Section 10(b) and Rule 10b‐5 of the Exchange Act prohibit the purchase or sale of a security on the basis of material non‐public information in breach of a duty. However, any person executing pre‐planned transactions pursuant to a Rule 10b5‐1 plan that was established in good faith at a time when that person was unaware of material non‐public information has an affirmative defense against accusations of insider trading, even if actual trades made pursuant to the plan are executed at a time when the individual may be aware of material, non‐public information that would otherwise subject that person to liability under Section 10(b) or Rule 10b5‐1 of the Exchange Act. Accordingly, Rule 10b5‐1 plans are especially useful for people presumed to have inside information, such as officers, directors, and other affiliates.
Very few SEC enforcement actions have alleged abuse of Rule 10b5-1 plans in the 20 years since the trading plans were introduced. The most recent of these dates from January 2012. The facts in two cases, against the former CEOs of Enron and Countrywide, are so egregious as to be of limited utility in determining when the SEC will challenge a Rule 10b5-1 plan. Nevertheless, there are a few takeaways. In Countrywide, the SEC focused on the fact that the former CEO created a series of plans during three consecutive months while aware of “Countrywide’s increasing credit risk and the risk regarding the poor expected performance of Countrywide-originated loans.” Similarly, in a case against former executives of WellCare Health Plans, Inc., the SEC’s complaint highlighted that the executives amended their plans less than a year after establishing them and with more than one year left on the plans.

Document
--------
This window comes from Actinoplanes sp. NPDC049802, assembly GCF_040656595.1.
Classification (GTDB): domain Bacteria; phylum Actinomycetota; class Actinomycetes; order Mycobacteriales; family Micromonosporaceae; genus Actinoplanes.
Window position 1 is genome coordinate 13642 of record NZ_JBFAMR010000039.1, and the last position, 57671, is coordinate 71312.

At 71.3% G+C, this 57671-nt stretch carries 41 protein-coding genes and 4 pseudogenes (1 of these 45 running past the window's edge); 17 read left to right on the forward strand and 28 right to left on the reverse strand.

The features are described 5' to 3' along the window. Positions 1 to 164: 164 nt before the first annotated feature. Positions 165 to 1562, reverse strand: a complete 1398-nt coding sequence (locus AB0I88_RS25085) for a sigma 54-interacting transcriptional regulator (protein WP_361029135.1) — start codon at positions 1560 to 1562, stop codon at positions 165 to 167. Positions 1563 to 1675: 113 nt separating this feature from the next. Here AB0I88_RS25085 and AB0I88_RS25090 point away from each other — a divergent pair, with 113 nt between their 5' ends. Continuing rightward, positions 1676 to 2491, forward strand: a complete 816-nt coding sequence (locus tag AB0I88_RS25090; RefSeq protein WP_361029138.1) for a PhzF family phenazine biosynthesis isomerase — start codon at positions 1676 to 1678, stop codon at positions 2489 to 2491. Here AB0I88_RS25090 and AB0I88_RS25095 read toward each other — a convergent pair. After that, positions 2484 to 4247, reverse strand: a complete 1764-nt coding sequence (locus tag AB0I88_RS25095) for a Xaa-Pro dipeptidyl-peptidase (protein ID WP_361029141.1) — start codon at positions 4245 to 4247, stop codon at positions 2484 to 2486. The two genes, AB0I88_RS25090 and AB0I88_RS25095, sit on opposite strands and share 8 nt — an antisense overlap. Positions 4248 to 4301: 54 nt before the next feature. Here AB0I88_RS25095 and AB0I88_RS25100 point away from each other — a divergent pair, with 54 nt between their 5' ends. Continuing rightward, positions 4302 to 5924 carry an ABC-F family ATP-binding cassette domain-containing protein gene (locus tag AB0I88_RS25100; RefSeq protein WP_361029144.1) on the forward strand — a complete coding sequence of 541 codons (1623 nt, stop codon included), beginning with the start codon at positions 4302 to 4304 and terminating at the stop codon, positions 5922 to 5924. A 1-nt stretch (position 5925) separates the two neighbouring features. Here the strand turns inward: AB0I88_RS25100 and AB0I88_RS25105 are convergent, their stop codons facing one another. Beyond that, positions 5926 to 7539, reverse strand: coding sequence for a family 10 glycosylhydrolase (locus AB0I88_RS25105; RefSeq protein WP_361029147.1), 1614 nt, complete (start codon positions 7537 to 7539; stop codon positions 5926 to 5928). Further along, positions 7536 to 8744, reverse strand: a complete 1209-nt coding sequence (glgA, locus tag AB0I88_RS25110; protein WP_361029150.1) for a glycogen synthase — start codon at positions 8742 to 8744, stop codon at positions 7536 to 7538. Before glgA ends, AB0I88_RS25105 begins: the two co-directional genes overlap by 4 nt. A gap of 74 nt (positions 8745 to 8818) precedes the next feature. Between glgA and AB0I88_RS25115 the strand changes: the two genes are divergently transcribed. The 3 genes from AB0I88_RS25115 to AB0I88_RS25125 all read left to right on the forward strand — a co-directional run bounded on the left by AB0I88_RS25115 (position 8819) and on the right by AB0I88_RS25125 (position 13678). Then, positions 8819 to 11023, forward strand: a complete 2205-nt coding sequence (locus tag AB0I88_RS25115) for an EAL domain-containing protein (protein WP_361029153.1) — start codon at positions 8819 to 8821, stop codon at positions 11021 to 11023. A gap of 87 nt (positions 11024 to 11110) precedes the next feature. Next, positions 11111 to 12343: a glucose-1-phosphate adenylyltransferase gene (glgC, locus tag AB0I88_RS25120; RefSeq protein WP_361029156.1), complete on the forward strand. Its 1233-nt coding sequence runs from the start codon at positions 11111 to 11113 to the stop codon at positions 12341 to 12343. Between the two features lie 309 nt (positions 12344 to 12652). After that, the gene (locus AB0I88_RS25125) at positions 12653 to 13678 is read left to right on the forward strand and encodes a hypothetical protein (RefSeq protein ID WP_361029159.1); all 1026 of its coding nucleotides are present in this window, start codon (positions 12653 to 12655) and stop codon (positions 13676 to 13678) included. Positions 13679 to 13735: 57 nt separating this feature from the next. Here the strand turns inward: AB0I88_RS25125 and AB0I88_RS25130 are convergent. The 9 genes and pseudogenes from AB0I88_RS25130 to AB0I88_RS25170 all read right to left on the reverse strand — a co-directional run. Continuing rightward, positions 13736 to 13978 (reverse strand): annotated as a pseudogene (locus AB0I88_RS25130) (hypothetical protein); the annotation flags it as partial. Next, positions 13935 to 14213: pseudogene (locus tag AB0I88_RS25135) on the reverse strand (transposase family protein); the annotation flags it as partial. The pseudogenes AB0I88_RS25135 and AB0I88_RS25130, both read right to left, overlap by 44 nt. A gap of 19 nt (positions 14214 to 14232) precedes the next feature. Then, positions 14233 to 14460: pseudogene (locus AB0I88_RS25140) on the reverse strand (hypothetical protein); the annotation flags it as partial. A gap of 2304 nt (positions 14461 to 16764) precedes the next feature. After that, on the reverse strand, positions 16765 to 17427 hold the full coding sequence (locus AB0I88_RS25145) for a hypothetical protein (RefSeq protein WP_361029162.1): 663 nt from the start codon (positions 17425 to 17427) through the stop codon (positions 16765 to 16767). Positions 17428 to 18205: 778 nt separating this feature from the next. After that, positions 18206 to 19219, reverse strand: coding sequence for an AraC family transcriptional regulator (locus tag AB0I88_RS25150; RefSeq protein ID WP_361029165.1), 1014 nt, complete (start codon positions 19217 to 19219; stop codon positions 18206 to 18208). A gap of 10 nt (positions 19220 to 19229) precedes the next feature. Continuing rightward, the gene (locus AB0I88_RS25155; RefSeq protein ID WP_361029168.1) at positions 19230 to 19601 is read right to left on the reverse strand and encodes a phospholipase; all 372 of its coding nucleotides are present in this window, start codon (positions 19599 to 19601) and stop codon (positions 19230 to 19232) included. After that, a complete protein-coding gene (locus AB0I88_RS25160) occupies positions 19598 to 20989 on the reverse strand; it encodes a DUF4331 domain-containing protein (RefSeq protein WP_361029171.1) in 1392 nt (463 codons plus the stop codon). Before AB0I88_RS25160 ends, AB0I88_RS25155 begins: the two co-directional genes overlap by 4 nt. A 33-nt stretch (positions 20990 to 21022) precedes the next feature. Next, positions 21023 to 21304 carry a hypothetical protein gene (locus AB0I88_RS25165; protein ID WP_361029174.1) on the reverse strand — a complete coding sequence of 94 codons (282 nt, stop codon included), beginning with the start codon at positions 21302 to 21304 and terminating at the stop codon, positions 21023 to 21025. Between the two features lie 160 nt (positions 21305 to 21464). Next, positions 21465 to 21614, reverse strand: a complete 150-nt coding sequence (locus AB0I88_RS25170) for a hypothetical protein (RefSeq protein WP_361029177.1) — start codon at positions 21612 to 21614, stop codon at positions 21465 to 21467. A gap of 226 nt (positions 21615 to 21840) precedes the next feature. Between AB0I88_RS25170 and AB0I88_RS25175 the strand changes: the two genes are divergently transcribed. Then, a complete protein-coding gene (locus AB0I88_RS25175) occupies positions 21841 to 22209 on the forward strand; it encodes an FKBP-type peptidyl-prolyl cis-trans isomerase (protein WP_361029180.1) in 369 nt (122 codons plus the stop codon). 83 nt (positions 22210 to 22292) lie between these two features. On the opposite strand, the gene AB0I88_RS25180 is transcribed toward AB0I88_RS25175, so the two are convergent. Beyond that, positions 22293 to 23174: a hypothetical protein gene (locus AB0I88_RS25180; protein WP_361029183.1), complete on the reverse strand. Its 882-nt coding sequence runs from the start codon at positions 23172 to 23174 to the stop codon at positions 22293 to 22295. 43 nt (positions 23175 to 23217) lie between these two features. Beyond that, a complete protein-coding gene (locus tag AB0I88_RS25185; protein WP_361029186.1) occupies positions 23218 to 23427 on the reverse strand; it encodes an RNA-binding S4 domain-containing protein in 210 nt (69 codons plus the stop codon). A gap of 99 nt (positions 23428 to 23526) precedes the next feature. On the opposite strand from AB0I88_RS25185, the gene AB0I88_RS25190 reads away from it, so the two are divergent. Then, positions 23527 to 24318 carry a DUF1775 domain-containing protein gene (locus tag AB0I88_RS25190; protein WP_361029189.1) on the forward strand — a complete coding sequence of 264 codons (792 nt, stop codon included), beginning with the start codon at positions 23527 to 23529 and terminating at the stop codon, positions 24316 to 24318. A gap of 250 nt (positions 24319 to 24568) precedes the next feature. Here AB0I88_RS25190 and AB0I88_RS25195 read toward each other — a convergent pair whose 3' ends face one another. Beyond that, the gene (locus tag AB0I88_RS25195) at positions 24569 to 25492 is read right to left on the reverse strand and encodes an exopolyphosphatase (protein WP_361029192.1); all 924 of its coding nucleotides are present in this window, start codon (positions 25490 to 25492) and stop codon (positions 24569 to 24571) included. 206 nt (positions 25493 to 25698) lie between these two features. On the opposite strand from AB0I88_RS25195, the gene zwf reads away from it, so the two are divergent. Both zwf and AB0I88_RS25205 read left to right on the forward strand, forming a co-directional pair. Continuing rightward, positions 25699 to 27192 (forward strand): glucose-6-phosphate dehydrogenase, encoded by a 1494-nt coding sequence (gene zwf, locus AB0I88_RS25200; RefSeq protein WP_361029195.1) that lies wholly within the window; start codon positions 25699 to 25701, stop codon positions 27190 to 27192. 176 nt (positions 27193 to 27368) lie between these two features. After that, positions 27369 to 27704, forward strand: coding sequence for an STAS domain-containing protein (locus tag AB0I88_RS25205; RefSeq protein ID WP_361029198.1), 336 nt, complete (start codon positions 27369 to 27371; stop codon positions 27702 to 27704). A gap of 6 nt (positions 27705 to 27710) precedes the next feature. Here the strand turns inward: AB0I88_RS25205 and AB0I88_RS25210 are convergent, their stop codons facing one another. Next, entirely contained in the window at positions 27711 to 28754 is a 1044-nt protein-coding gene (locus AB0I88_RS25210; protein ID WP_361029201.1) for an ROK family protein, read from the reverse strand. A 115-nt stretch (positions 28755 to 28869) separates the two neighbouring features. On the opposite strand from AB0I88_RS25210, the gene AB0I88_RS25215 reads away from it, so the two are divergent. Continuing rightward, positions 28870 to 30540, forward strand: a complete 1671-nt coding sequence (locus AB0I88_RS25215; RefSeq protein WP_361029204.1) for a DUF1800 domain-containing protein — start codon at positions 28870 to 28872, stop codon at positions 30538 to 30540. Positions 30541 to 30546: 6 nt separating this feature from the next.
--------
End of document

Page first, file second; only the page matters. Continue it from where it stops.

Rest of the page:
Based on the SEC’s allegations in its enforcement actions involving Rule 10b5-1 plans, creating overlapping plans and altering plans before their scheduled termination may draw particular scrutiny. As discussed in the following section, courts also view these actions negatively.
Plaintiffs frequently point to insider stock sales to support their claim that a defendant knowingly (i.e., with scienter) acted to mislead the market while in possession of inside information – thus allowing the defendant to take advantage of movement in stock prices. Courts have consistently found that contested trades made pursuant to a Rule 10b5-1 plan “do not raise a strong inference of scienter.” In re Lululemon Sec. Litig., 14 F. Supp. 3d 553, 584–86 (S.D.N.Y. 2014); see also In re Aratana Therapeutics Inc. Sec. Litig., 315 F. Supp. 3d 737, 764 (S.D.N.Y. 2018).